One reason I enjoy the Arizona Mystery Writers’ monthly meeting is the variety of expert speakers who help us write imaginative and realistic stories. See (www.arizonamysterywriters.com). This week, a captain from the county sheriff’s department will give a talk on the evidentiary value of bloodstain interpretation. He’ll show pictures of stain and flow patterns associated with various gunshot wounds. And then lunch is served!
There’s something perverse about mystery writers in their love of the macabre. Nobody seems to get squeamish. Maybe it’s a self-selected crowd. I remember nibbling a quesadilla while watching slides explaining how time of death can be estimated from maggot activity. Lot’s o’ fun.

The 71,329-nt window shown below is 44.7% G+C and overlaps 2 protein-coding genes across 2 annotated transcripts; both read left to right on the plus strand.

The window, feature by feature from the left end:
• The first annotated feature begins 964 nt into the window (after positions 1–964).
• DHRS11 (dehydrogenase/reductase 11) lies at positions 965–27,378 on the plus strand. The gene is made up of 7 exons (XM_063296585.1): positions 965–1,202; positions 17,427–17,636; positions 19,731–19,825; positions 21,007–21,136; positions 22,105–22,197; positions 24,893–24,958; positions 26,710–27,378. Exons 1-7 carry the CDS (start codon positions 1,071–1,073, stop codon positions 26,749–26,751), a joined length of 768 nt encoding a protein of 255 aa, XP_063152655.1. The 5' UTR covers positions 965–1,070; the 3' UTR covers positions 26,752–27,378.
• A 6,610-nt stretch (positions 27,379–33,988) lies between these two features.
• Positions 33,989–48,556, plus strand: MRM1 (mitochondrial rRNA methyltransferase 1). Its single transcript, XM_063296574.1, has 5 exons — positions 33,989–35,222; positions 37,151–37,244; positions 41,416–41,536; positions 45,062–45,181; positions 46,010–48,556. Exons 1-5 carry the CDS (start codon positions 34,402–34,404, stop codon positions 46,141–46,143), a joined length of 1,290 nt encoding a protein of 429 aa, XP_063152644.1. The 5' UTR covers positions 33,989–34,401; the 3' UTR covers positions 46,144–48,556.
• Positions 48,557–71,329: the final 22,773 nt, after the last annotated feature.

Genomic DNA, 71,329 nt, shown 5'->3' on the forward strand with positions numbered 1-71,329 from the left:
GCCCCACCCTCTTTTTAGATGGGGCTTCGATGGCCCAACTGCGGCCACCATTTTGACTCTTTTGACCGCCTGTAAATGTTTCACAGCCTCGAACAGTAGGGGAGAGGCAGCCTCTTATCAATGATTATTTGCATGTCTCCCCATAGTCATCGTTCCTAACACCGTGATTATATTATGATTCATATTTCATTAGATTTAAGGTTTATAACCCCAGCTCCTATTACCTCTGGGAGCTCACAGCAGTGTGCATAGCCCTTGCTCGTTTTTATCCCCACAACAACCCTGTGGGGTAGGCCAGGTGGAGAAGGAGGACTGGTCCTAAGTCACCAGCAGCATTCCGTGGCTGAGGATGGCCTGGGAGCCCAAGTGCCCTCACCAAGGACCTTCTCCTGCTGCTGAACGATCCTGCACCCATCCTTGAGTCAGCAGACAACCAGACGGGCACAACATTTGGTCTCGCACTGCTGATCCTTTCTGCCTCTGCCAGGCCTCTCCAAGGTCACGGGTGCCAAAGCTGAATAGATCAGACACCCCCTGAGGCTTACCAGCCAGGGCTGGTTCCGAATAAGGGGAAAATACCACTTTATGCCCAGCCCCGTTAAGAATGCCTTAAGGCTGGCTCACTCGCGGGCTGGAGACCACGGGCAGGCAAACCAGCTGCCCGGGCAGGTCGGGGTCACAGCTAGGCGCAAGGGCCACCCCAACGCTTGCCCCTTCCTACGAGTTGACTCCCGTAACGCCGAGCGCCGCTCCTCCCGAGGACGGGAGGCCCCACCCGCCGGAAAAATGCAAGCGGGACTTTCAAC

There’s one exception however. Many of our members absolutely cannot tolerate any description of cruelty to animals. Pictures? Out of the question. We had people walk out of a meeting when one speaker showed neglected animals in the homes of compulsive hoarders. The lesson for writers: any degree of mayhem, murder and gore is acceptable, as long as you save the cat and never kill the dog!
I killed a dog in my very first novel, a thriller. I didn’t know this rule yet. I’m thinking of going back to that (self-published) novel and trying to adapt it into a screenplay, just for practice. If I do that, I will let the dog survive.
I’ve got a screenwriters’ meeting coming up and I really should produce something for them, but I’m bogged down in the third revision of my android sequel. I’m having to write a whole new chapter, introducing a new character with his own backstory and everything.
It’s a prioritization decision. Too bad I have to sleep all those useless hours every night.